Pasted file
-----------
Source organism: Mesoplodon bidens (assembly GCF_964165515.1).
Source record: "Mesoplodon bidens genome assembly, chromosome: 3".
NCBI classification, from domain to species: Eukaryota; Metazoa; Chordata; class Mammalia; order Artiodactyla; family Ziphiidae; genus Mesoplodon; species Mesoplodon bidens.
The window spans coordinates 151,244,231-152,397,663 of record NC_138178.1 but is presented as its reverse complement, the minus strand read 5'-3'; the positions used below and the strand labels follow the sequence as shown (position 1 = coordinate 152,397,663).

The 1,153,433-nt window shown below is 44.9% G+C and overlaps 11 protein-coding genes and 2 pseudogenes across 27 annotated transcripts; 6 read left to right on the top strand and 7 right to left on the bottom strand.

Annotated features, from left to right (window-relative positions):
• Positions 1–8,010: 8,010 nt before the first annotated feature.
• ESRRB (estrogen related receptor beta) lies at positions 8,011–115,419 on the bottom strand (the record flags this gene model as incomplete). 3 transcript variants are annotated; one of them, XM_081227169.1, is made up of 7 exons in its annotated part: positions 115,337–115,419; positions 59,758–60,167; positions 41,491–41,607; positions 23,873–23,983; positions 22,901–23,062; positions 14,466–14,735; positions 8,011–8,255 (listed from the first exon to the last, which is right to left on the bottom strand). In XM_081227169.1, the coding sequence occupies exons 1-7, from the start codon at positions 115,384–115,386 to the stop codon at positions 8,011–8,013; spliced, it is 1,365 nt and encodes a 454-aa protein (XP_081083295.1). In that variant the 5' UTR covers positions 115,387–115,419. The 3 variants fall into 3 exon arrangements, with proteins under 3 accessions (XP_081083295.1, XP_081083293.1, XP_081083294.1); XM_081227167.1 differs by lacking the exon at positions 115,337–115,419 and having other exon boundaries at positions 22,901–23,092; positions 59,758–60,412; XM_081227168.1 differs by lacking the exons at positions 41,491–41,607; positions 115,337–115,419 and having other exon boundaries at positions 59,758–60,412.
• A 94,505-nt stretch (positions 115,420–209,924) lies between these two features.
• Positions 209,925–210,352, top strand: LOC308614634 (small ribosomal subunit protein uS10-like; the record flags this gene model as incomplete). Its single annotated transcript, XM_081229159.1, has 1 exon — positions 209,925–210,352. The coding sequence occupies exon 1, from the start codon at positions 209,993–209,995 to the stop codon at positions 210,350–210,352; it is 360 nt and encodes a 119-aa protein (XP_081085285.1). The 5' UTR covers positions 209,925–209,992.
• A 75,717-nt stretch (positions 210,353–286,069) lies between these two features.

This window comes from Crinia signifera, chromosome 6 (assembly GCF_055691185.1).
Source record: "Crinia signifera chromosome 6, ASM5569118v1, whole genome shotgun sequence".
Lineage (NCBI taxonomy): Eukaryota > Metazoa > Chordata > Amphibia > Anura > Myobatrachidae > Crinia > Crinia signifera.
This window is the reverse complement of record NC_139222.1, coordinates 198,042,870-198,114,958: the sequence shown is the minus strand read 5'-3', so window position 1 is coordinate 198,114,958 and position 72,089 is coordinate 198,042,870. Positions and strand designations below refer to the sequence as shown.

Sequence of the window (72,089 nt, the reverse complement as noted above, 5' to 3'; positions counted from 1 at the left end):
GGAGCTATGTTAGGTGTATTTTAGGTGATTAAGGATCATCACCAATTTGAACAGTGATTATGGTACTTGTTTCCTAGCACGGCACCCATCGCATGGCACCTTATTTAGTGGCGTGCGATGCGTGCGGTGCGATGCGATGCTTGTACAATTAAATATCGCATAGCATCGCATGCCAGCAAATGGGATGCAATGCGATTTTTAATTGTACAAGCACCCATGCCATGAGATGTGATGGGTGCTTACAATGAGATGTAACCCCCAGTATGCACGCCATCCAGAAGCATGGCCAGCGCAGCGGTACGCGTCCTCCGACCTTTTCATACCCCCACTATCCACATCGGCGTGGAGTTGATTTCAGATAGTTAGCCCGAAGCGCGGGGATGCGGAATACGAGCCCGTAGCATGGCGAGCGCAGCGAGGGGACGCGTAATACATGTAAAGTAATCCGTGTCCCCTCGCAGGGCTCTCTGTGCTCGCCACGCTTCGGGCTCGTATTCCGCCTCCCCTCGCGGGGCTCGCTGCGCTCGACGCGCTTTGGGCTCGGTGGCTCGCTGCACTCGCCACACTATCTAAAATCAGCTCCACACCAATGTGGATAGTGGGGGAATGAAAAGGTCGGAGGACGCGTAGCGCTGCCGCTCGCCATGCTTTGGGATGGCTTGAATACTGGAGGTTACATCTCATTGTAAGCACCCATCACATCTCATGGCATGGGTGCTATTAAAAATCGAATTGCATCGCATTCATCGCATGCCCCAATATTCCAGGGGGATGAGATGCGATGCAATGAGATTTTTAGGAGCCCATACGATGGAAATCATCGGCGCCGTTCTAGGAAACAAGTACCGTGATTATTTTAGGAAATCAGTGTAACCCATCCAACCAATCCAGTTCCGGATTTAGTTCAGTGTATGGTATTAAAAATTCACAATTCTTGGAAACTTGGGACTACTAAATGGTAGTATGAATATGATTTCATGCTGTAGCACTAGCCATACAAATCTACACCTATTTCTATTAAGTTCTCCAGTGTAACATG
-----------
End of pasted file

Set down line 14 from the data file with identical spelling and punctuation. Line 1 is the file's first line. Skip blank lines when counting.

Lineage (NCBI taxonomy): Eukaryota > Metazoa > Chordata > Amphibia > Anura > Myobatrachidae > Crinia > Crinia signifera.